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Toothbrush choker: I will change my mouth washing method

The man who stunned the country after swallowing his toothbrush on April Fools Day has vowed to go easy on his mouth washing routine.

David Charo swallowed his toothbrush while brushing his teeth in Bamba village, Kilifi county.

“It was around 8am. I was busy brushing my teeth as I prepared to go to work in Mombasa. But as I was brushing my teeth and tongue near the throat, I ingested the toothbrush which got lodged on my throat,” he recounted.

Mr Charo added: “When I opened my mouth my brother could see it but he couldn’t remove it since I was in pain. But as I was being rushed to the hospital on a bodaboda it continued sinking until it stuck on my stomach. I could feel it.”

The jua kali labourer insists incident was purely accidental.


He was discharged from Coast Provincial General Hospital on Friday after spending five days worrying about his survival chances. In the five days, Charo survived on water, milk and porridge.

LEFT: An X-ray showing a tooth brush stuck in David Charo's stomach. RIGHT: Mr Charo at Coast Provincial General Hospital on April 05, 2018. PHOTOS | KEVIN ODIT
LEFT: An X-ray showing a tooth brush stuck in David Charo’s stomach. RIGHT: Mr Charo at Coast Provincial General Hospital on April 05, 2018. PHOTOS | KEVIN ODIT

In his first interview after being discharged, the 34-year-old man told Nairobi News that he has modified his mouth washing regime, with more emphasis now on his safety .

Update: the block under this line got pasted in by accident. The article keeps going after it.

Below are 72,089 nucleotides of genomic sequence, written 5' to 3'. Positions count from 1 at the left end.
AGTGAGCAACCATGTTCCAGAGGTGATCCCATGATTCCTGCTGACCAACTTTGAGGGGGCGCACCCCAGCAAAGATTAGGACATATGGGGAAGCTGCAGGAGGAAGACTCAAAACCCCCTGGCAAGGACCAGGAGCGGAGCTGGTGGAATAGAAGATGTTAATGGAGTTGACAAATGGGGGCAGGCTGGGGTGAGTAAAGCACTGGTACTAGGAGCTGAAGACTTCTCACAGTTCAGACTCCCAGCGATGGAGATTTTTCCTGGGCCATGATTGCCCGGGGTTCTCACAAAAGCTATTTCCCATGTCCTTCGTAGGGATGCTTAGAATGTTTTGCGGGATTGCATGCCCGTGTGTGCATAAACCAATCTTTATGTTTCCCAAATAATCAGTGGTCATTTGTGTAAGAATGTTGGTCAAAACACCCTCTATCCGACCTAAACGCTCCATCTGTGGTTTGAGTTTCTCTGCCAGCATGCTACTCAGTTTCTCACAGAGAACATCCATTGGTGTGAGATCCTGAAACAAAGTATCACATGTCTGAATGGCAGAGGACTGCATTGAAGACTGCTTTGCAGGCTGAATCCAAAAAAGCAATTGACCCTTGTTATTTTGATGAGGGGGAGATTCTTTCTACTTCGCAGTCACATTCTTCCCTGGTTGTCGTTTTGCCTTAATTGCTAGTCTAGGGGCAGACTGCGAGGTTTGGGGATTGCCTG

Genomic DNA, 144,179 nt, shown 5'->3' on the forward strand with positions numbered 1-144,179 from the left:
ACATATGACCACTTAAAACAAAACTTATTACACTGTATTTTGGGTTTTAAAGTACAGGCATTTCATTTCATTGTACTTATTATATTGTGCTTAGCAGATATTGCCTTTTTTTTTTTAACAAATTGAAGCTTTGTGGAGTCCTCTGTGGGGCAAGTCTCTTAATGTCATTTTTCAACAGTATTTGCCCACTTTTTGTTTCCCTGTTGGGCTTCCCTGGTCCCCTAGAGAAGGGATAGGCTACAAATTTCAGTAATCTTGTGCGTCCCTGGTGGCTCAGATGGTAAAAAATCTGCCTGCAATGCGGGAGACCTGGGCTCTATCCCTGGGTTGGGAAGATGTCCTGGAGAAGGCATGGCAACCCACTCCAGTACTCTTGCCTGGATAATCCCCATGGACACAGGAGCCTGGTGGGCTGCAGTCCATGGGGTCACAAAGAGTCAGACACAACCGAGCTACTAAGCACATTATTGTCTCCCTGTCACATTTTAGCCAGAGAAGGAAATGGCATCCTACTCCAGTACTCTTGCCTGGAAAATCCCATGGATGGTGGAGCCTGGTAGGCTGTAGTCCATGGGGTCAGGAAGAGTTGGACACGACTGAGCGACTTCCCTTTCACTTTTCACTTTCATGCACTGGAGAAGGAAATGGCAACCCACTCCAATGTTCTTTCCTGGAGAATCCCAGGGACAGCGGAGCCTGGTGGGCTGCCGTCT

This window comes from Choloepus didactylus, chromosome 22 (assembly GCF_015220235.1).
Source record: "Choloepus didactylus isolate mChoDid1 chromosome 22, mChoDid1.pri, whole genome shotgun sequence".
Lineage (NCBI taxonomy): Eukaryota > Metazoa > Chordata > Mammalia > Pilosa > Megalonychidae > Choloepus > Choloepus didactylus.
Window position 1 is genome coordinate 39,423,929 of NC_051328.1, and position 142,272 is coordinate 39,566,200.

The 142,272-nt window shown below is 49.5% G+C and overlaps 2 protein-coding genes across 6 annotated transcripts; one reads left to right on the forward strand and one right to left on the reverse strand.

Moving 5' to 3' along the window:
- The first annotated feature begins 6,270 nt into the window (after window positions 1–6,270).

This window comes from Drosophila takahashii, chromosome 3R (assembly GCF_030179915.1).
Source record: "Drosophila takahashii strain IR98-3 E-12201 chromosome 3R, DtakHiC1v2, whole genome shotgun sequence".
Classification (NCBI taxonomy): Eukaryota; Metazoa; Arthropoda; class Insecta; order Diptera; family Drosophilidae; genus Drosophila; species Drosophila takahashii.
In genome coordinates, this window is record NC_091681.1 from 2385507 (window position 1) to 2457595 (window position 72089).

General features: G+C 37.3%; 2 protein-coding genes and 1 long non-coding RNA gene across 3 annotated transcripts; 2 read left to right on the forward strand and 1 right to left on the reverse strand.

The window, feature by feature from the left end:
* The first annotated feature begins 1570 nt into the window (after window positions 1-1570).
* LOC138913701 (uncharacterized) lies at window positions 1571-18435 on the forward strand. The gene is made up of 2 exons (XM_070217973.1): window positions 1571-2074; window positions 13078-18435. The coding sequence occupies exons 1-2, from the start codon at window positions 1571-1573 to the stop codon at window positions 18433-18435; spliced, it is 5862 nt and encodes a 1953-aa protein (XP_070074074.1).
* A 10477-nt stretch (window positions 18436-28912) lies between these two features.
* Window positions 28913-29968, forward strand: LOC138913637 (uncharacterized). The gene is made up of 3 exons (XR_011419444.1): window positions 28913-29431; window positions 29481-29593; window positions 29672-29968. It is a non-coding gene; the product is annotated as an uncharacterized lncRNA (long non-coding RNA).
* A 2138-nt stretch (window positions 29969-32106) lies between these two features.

“I will now change tactics while brushing my teeth. I will be more cautious. I know this incident is bizarre but take it from me it is an accident. I am a Jehovah witness faithful, I believe in God,” he added.

He paid about Sh20, 000 and was discharged to recuperate at home.

Doctors told him there were two options to be used to remove the toothbrush; either through non-surgical operation or through an operation.

Upon consultation with the family and doctors, on April 6, Dr Ramadhan Omar, a surgeon, led a team of medics to remove the toothbrush from the stomach.

At the theater, he was sedated and the toothbrush removed in a procedure that lasted less than 40 minutes.


“Doctors were telling me stories before I slept only to wake up in the ward with the toothbrush beside me and pains in my mouth, neck and stomach. I opted for non-surgical which is less painful. But I was told if it failed they would carry an operation. I am lucky it was successful,” he added.

The hospital’s chief administrator Iqbal Khandwalla said if the toothbrush could have prolonged in his stomach it could worsen his health and lead to complications.

“We decided to use endoscopy because it is less dangerous, has shorter recovery time, less time consuming, less painful and it’s a modern way of treatment,” Dr Khandwalla said.

Endoscopy is non-surgical procedure involving inserting of an instruments to view and operate on the internal organs and vessels of a body. It allows surgeons to see problems within the body without making large incisions.